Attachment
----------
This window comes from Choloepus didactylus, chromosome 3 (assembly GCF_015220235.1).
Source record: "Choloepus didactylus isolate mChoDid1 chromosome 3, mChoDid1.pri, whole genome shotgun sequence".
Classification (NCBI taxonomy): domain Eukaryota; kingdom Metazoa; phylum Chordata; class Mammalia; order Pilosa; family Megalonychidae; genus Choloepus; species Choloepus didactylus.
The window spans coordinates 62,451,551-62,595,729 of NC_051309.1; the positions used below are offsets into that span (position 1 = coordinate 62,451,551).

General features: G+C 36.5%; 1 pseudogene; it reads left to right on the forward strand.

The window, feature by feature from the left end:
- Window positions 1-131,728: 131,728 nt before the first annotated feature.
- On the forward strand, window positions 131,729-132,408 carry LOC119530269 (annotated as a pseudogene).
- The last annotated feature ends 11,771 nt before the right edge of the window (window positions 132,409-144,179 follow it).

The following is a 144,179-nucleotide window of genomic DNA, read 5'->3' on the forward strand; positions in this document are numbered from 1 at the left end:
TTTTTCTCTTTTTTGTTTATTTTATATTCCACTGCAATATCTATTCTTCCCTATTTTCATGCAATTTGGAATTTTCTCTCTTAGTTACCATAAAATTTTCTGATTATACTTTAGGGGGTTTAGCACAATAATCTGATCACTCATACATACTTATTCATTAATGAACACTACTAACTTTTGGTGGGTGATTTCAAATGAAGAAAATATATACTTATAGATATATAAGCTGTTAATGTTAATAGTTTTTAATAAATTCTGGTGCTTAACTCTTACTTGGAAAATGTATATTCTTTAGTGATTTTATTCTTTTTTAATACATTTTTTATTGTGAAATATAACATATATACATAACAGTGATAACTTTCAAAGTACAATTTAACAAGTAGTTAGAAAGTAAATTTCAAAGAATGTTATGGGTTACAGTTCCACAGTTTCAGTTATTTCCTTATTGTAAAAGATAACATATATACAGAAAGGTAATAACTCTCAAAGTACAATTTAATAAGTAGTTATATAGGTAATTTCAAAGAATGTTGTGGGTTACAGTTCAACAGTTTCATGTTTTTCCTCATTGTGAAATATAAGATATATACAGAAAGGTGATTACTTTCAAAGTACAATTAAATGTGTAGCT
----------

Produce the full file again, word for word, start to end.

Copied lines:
This window comes from Choloepus didactylus, chromosome 3 (assembly GCF_015220235.1).
Source record: "Choloepus didactylus isolate mChoDid1 chromosome 3, mChoDid1.pri, whole genome shotgun sequence".
Classification (NCBI taxonomy): domain Eukaryota; kingdom Metazoa; phylum Chordata; class Mammalia; order Pilosa; family Megalonychidae; genus Choloepus; species Choloepus didactylus.
The window spans coordinates 62,451,551-62,595,729 of NC_051309.1; the positions used below are offsets into that span (position 1 = coordinate 62,451,551).

General features: G+C 36.5%; 1 pseudogene; it reads left to right on the forward strand.

The window, feature by feature from the left end:
- Window positions 1-131,728: 131,728 nt before the first annotated feature.
- On the forward strand, window positions 131,729-132,408 carry LOC119530269 (annotated as a pseudogene).
- The last annotated feature ends 11,771 nt before the right edge of the window (window positions 132,409-144,179 follow it).

The following is a 144,179-nucleotide window of genomic DNA, read 5'->3' on the forward strand; positions in this document are numbered from 1 at the left end:
TTTTTCTCTTTTTTGTTTATTTTATATTCCACTGCAATATCTATTCTTCCCTATTTTCATGCAATTTGGAATTTTCTCTCTTAGTTACCATAAAATTTTCTGATTATACTTTAGGGGGTTTAGCACAATAATCTGATCACTCATACATACTTATTCATTAATGAACACTACTAACTTTTGGTGGGTGATTTCAAATGAAGAAAATATATACTTATAGATATATAAGCTGTTAATGTTAATAGTTTTTAATAAATTCTGGTGCTTAACTCTTACTTGGAAAATGTATATTCTTTAGTGATTTTATTCTTTTTTAATACATTTTTTATTGTGAAATATAACATATATACATAACAGTGATAACTTTCAAAGTACAATTTAACAAGTAGTTAGAAAGTAAATTTCAAAGAATGTTATGGGTTACAGTTCCACAGTTTCAGTTATTTCCTTATTGTAAAAGATAACATATATACAGAAAGGTAATAACTCTCAAAGTACAATTTAATAAGTAGTTATATAGGTAATTTCAAAGAATGTTGTGGGTTACAGTTCAACAGTTTCATGTTTTTCCTCATTGTGAAATATAAGATATATACAGAAAGGTGATTACTTTCAAAGTACAATTAAATGTGTAGCT